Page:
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The Basics of a Mortgage

If you have been reading my blog you probably know that I will be taking out my first mortgage on a condo on October 3rd. I have been reading up on the basics of a mortgage to fully understand what I am getting myself into. A mortgage is a long-term loan that allows for the purchase of a home. There are three important factors in determining your mortgage payment: term, interest rate and initial principal.


The term of the mortgage refers to the time line over which the principal will be repaid. The term length has an inverse relationship with the value of the mortgage payment. A 30 year mortgage will provide a lower mortgage payment, however, more interest will be paid over the course of the loan. A 15 year mortgage will provide a higher mortgage payment, however, less interest will be paid over the course of the loan.

Interest Rate

The interest rate determines not only how large the mortgage payment is, but also how much of the mortgage payment goes towards interest and how much of the mortgage payment goes towards paying down your principal. As the interest rate increases, the mortgage payment increases and as the interest rate decreases, the mortgage payment decreases.

Initial Principal

The initial principal is the amount of money you are borrowing from the lender. It’s pretty easy to understand that the more money you borrow, the higher your mortgage payment. The less money you borrow, the lower your mortgage payment.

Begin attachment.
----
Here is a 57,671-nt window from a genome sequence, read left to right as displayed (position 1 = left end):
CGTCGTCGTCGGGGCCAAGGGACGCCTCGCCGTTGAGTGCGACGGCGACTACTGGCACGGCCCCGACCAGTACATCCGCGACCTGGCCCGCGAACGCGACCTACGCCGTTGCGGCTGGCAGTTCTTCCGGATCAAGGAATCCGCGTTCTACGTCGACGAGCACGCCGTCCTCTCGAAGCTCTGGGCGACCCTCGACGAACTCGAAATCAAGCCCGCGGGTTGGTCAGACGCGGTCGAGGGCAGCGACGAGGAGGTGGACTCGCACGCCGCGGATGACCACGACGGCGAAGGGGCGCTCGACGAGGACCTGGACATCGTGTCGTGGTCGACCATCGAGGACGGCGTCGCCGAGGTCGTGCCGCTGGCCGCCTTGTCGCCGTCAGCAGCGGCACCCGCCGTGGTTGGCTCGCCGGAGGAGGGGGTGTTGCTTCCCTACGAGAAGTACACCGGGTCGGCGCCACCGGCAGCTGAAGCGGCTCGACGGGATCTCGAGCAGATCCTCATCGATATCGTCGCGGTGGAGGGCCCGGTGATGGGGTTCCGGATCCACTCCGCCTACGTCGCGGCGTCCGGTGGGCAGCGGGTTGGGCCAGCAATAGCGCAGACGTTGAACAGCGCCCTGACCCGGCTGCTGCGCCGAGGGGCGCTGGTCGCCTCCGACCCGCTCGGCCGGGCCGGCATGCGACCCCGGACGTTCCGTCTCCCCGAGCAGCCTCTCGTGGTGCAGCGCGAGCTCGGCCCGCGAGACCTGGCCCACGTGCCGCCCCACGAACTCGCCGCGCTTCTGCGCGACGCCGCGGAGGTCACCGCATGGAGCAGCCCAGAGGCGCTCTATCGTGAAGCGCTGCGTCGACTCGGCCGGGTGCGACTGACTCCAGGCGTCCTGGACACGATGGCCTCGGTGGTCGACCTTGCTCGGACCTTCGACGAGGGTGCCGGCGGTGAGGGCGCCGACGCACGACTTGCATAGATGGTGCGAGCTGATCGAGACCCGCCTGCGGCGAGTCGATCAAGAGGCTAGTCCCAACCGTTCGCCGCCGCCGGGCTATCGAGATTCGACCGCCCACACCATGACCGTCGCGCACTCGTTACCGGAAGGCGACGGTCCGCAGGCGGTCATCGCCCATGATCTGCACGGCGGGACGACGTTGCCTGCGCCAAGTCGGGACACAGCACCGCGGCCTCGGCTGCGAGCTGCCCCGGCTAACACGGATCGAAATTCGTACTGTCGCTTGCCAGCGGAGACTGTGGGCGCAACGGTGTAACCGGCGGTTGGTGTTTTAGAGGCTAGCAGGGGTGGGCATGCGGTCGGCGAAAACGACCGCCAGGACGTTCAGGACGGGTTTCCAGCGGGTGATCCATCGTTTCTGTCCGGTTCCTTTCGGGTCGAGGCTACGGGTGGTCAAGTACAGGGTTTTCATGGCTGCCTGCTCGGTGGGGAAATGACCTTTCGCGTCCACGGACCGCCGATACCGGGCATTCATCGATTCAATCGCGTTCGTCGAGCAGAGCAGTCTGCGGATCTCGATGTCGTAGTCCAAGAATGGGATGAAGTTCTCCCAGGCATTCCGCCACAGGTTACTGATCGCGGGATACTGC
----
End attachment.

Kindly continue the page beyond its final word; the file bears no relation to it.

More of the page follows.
Types of Mortgages

There are numerous different types of mortgages available to prospective home buyers. I will not go into every available type of mortgage. The two most common are fixed rate mortgages and adjustable rate mortgages (ARMs)

Fixed Rate Mortgages

A fixed rate mortgage has a defined or fixed interest rate that allows for a fixed mortgage payment over the life of the loan. The most common type of fixed rate mortgage is the 30-year variety, however, 15-year fixed rate mortgages are also quite common. Fixed rate mortgages will generally offer a higher interest rate than the ARM because you are getting the peace of mind that your mortgage payment will not change if the interest rates rise. Also, fixed rate mortgages are advantageous taking into consideration the time value of money and the future promise of income increases. A 15-year fixed rate loan is preferable over a 30-year fixed rate loan as they come with lower interest rates and less of your mortgage payment goes towards interest. 30-year fixed rate loans are the most common because they provide a lower mortgage payment compared to a 15-year fixed rate loan.

Adjustable Rate Mortgages

An ARM always offer a lower interest rate when compared to a fixed rate loan, however, this lower interest rate only stays fixed for a certain time period. Once the fixed time period is up, the interest rate adjusts yearly based on the current market conditions. This new adjusted interest rate can end up being quite higher than what you could have received for a fixed rate mortgage. The advantages of an ARM are obvious if you are only planning on staying in your house for a minimal amount of time. It may be beneficial to take out an ARM that stays fixed for seven years at a lower interest rate than a fixed rate mortgage if you are planning on moving within seven years. Also, as my parents did, if the interest rates are high, gambling and taking out an ARM with the hope that interest rates will fall and you can refinance to a fixed rate mortgage at a lower rate. There is always a gamble in taking out an ARM if the interest rate adjusts above the interest rate for a fixed rate mortgage.